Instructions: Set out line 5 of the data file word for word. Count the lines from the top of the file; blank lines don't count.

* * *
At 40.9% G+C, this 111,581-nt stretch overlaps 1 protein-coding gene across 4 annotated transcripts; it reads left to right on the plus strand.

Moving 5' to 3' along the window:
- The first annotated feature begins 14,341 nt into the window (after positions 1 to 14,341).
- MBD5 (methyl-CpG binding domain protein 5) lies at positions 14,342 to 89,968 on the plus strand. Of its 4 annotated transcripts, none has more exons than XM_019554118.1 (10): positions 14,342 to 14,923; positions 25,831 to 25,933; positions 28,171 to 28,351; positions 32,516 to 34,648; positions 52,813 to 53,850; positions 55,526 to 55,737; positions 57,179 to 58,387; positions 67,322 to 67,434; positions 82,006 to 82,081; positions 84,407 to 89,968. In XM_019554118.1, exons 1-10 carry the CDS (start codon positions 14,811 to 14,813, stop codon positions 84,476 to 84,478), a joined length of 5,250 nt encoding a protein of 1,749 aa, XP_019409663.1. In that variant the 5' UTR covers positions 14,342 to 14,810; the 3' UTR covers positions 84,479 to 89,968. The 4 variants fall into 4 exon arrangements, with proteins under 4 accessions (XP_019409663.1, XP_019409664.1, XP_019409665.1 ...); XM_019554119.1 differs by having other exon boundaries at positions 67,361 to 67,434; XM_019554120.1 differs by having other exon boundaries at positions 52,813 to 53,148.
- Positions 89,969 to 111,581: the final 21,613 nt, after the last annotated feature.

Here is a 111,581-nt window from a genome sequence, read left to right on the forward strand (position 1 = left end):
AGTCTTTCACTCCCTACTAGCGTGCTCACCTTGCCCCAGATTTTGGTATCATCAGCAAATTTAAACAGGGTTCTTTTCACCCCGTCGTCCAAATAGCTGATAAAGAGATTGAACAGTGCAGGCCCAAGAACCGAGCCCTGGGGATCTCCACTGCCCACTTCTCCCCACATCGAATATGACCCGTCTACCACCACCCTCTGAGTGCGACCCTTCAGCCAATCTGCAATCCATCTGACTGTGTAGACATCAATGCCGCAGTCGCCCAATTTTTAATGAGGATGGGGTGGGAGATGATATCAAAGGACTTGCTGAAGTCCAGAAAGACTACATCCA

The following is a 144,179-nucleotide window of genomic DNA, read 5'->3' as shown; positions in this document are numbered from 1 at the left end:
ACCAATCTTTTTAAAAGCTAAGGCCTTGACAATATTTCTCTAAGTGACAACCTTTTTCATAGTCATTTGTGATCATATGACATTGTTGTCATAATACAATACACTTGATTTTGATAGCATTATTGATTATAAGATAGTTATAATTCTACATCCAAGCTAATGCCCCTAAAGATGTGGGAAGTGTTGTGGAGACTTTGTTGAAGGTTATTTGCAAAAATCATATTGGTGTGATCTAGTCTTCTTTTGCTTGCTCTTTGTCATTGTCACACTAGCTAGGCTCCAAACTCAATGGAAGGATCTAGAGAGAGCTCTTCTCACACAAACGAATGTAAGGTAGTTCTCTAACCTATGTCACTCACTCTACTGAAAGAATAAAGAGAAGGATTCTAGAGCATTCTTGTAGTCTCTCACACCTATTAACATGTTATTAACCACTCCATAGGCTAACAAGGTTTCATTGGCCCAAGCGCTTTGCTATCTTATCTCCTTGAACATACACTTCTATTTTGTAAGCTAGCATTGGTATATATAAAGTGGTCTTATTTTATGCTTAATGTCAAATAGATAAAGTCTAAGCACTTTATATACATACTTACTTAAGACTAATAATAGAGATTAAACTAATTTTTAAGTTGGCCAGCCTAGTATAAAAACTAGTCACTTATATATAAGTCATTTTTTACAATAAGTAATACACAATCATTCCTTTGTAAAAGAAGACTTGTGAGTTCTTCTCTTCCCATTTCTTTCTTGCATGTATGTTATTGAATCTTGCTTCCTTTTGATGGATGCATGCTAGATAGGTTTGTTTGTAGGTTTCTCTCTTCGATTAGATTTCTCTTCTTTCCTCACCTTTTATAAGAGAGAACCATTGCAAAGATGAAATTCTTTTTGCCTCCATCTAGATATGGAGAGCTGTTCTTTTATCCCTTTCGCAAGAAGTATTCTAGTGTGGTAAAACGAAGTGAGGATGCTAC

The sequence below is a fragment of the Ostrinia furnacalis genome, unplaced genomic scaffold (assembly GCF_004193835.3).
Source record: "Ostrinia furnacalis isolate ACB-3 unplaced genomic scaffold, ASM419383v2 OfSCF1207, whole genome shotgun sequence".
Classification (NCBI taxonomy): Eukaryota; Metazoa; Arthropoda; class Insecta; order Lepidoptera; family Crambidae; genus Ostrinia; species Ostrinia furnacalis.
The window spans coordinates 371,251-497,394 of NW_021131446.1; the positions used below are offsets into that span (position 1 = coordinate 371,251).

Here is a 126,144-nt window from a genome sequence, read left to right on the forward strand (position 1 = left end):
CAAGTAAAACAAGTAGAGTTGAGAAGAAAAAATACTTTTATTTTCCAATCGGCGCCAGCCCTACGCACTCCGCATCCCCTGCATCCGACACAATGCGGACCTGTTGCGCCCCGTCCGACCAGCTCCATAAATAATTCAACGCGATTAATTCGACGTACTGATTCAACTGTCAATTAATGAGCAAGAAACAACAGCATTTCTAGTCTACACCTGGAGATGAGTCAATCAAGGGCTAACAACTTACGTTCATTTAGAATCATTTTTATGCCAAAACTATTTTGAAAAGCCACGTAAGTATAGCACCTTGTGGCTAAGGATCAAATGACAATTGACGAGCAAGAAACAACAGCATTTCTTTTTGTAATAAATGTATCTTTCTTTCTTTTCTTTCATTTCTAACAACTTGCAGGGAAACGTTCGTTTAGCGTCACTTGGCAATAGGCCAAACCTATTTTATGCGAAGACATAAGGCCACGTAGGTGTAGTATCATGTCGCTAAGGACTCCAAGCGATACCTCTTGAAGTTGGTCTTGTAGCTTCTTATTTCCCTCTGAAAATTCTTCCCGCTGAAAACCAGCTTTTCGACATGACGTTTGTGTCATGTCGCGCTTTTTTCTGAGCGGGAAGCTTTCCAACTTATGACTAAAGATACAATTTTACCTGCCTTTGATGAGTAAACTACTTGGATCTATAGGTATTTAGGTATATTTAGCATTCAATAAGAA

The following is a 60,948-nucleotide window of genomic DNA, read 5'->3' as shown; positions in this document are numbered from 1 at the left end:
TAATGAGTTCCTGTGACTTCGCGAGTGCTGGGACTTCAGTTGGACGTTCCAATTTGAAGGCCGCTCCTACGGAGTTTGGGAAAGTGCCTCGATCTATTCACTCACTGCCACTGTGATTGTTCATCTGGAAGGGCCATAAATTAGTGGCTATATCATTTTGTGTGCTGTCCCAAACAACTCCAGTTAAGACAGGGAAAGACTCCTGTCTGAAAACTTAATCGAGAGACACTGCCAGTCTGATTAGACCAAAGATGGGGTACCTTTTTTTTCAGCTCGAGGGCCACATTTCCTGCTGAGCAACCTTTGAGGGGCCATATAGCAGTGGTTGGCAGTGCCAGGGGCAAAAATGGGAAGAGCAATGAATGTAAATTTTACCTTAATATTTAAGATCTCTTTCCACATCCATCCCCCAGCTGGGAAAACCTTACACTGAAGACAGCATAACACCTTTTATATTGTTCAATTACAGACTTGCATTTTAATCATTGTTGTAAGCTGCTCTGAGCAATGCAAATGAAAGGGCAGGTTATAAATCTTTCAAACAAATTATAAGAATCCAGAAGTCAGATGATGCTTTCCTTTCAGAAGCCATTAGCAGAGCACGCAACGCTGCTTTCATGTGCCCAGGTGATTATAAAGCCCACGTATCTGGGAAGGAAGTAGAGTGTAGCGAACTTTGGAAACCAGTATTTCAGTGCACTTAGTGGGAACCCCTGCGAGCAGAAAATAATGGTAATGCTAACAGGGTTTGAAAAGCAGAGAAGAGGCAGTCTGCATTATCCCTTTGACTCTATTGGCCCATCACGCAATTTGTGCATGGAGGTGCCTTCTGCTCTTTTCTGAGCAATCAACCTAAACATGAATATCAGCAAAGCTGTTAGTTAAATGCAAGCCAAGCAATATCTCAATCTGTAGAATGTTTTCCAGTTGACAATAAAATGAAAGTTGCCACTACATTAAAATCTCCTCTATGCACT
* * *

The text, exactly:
- Positions 89,969 to 111,581: the final 21,613 nt, after the last annotated feature.